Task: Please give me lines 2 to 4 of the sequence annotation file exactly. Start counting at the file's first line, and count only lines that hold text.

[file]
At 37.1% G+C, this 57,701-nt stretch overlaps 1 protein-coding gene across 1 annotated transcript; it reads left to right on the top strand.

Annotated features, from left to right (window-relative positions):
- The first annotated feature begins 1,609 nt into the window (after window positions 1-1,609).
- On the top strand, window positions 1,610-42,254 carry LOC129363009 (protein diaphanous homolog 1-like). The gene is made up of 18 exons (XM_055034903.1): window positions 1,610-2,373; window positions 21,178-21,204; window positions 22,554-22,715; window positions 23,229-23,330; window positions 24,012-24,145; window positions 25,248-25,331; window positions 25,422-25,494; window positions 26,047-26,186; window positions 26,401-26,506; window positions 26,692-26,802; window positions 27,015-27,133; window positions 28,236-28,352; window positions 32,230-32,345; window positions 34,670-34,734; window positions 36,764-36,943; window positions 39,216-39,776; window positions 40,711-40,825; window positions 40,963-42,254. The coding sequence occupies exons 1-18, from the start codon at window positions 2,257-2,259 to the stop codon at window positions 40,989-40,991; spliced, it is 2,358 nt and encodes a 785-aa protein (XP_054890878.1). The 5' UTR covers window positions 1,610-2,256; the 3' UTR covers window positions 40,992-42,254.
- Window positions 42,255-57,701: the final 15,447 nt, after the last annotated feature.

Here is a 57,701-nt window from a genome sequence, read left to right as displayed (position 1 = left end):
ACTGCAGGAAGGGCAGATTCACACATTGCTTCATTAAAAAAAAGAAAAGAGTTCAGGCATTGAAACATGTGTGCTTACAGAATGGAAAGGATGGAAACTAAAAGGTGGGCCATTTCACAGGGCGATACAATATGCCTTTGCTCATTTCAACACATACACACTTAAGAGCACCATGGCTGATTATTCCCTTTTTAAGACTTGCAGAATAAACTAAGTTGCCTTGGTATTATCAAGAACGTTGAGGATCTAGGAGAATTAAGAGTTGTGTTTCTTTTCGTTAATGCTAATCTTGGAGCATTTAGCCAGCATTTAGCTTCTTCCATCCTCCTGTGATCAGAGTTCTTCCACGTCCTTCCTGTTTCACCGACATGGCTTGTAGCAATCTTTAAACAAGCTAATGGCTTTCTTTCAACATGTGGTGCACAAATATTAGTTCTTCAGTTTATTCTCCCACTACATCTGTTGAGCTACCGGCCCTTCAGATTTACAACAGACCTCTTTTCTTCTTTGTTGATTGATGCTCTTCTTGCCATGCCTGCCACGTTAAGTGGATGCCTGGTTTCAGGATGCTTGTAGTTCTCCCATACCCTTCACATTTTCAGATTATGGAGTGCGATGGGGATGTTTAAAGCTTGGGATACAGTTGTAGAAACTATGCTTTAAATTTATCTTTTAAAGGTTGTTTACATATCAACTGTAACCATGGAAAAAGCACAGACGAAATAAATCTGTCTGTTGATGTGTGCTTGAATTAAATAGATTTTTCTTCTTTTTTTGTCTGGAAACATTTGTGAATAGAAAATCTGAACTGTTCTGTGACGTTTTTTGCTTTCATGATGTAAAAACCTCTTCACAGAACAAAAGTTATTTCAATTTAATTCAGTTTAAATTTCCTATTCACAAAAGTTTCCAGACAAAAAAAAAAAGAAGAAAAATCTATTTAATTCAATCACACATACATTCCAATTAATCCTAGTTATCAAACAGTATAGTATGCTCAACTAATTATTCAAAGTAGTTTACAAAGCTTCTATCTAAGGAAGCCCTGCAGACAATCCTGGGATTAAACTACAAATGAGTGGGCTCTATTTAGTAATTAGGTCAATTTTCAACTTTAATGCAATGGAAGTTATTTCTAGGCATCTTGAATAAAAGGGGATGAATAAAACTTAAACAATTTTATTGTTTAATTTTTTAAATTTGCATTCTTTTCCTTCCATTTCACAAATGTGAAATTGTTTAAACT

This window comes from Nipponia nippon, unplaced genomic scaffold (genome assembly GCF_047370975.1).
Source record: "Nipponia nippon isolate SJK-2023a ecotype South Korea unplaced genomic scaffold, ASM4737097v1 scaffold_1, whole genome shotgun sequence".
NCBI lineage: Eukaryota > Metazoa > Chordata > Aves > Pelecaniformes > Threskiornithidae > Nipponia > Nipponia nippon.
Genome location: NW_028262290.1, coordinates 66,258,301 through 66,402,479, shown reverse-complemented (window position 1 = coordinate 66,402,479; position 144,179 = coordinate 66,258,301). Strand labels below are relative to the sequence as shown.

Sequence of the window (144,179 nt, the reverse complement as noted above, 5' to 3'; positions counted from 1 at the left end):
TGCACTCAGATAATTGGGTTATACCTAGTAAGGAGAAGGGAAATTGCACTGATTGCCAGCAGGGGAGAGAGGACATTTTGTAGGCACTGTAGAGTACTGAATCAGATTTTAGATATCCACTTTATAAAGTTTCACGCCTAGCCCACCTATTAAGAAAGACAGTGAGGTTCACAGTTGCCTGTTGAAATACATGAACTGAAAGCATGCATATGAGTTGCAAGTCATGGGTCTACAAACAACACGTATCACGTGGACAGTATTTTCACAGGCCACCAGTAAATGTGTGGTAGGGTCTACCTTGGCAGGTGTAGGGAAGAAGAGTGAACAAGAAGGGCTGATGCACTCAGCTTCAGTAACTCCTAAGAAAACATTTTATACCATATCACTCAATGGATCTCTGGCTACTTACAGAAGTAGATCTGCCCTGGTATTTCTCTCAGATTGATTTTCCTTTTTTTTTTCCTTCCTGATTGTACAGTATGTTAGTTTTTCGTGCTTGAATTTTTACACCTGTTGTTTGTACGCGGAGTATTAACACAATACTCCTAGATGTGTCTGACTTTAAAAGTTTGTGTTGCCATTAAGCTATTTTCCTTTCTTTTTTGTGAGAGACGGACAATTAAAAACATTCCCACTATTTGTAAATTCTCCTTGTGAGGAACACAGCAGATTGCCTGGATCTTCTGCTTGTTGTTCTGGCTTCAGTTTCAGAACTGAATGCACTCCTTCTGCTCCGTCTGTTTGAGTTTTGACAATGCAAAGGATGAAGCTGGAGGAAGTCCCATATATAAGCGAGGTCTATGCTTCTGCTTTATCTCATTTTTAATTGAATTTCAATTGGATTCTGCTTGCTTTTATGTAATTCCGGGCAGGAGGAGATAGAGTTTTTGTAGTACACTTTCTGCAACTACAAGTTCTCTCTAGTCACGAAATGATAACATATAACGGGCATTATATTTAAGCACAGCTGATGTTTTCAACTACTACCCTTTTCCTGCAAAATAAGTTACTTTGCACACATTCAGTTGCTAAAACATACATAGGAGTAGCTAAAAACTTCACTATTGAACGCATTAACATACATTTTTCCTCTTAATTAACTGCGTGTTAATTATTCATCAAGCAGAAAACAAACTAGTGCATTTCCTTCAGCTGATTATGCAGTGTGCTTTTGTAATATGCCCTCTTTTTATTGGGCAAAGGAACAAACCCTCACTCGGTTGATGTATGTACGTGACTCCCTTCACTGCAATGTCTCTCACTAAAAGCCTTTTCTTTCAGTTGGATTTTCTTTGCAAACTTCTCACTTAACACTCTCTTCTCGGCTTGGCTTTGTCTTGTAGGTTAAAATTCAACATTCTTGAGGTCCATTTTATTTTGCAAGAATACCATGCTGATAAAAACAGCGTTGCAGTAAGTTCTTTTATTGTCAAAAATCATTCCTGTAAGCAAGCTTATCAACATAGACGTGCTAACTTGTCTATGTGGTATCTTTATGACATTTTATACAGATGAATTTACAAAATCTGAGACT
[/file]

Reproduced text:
Annotated features, from left to right (window-relative positions):
- The first annotated feature begins 1,609 nt into the window (after window positions 1-1,609).
- On the top strand, window positions 1,610-42,254 carry LOC129363009 (protein diaphanous homolog 1-like). The gene is made up of 18 exons (XM_055034903.1): window positions 1,610-2,373; window positions 21,178-21,204; window positions 22,554-22,715; window positions 23,229-23,330; window positions 24,012-24,145; window positions 25,248-25,331; window positions 25,422-25,494; window positions 26,047-26,186; window positions 26,401-26,506; window positions 26,692-26,802; window positions 27,015-27,133; window positions 28,236-28,352; window positions 32,230-32,345; window positions 34,670-34,734; window positions 36,764-36,943; window positions 39,216-39,776; window positions 40,711-40,825; window positions 40,963-42,254. The coding sequence occupies exons 1-18, from the start codon at window positions 2,257-2,259 to the stop codon at window positions 40,989-40,991; spliced, it is 2,358 nt and encodes a 785-aa protein (XP_054890878.1). The 5' UTR covers window positions 1,610-2,256; the 3' UTR covers window positions 40,992-42,254.